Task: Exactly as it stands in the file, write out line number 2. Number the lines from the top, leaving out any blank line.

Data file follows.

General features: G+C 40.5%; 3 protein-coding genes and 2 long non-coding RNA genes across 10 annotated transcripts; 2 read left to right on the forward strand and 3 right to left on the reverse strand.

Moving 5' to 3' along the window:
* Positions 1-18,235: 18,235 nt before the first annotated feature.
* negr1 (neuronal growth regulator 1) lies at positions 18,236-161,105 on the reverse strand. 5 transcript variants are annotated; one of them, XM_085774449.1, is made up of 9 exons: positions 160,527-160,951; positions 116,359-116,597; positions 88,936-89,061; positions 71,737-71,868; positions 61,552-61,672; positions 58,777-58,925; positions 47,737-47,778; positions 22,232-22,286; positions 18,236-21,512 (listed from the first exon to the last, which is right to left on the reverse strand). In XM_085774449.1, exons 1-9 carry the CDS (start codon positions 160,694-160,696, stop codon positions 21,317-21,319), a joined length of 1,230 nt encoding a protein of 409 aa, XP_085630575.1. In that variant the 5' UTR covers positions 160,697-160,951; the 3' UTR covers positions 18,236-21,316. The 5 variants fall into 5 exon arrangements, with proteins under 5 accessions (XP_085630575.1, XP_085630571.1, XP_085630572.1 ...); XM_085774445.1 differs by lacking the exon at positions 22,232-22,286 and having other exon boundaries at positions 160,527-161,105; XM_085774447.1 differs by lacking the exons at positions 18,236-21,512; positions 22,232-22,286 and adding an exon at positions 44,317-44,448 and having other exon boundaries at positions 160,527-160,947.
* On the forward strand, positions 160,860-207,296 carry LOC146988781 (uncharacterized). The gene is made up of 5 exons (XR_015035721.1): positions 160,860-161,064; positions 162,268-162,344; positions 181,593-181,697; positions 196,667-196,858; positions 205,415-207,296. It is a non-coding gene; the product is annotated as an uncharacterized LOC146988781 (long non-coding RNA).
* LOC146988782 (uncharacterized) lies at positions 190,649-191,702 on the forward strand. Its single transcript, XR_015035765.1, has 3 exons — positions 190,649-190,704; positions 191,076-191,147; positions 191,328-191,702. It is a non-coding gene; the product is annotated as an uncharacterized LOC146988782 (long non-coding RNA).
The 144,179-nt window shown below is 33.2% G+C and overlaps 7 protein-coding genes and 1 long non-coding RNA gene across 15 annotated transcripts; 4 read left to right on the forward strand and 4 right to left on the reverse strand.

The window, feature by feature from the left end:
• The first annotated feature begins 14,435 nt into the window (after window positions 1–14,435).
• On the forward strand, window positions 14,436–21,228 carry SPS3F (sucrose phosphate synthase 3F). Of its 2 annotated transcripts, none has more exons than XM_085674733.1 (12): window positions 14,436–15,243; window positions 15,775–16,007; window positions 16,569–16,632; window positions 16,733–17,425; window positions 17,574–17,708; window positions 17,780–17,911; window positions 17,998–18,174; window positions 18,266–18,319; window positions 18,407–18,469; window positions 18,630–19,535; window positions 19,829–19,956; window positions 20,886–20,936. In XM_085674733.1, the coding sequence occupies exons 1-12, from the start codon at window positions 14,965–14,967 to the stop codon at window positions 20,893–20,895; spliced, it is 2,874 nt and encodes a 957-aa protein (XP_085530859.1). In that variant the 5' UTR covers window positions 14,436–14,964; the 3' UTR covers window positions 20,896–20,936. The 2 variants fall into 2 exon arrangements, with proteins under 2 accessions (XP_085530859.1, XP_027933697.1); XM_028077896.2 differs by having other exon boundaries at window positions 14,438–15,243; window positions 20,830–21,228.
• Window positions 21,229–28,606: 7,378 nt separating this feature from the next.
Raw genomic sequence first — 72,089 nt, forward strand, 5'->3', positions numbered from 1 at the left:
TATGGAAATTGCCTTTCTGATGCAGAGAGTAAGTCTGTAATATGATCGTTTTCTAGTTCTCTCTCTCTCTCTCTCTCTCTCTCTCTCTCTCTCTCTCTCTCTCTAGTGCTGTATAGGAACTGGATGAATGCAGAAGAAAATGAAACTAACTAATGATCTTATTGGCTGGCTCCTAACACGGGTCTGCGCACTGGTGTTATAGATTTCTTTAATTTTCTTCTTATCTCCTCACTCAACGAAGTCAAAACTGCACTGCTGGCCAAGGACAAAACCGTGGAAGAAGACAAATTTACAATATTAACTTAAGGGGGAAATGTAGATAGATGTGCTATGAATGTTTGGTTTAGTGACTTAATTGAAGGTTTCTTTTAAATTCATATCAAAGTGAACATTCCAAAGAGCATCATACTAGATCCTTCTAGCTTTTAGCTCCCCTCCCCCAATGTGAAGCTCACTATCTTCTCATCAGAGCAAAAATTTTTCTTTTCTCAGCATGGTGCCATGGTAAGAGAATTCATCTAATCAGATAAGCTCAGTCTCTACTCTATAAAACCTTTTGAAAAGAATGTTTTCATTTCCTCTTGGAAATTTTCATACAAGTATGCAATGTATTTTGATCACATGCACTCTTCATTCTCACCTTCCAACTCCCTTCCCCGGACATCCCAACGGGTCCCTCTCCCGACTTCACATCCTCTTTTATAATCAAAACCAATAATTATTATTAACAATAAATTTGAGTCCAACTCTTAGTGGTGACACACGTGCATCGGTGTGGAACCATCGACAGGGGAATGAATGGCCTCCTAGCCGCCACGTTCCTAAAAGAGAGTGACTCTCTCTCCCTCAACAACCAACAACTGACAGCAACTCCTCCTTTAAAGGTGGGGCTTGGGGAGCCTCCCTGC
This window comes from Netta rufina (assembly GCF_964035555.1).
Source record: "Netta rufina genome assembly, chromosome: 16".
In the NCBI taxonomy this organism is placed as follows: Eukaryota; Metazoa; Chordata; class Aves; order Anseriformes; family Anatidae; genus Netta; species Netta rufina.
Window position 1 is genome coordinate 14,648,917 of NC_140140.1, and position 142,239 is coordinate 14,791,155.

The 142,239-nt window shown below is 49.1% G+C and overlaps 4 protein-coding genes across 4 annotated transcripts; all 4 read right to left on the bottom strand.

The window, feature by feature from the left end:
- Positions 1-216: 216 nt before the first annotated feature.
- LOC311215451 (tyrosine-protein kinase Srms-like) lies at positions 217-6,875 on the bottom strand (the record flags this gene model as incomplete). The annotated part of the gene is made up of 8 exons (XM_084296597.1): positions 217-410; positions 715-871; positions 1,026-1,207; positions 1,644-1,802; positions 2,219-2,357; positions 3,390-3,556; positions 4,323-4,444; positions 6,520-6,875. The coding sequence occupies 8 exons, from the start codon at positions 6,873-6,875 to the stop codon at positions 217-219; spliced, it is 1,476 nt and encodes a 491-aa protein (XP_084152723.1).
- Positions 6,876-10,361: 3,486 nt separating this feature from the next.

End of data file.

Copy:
Moving 5' to 3' along the window: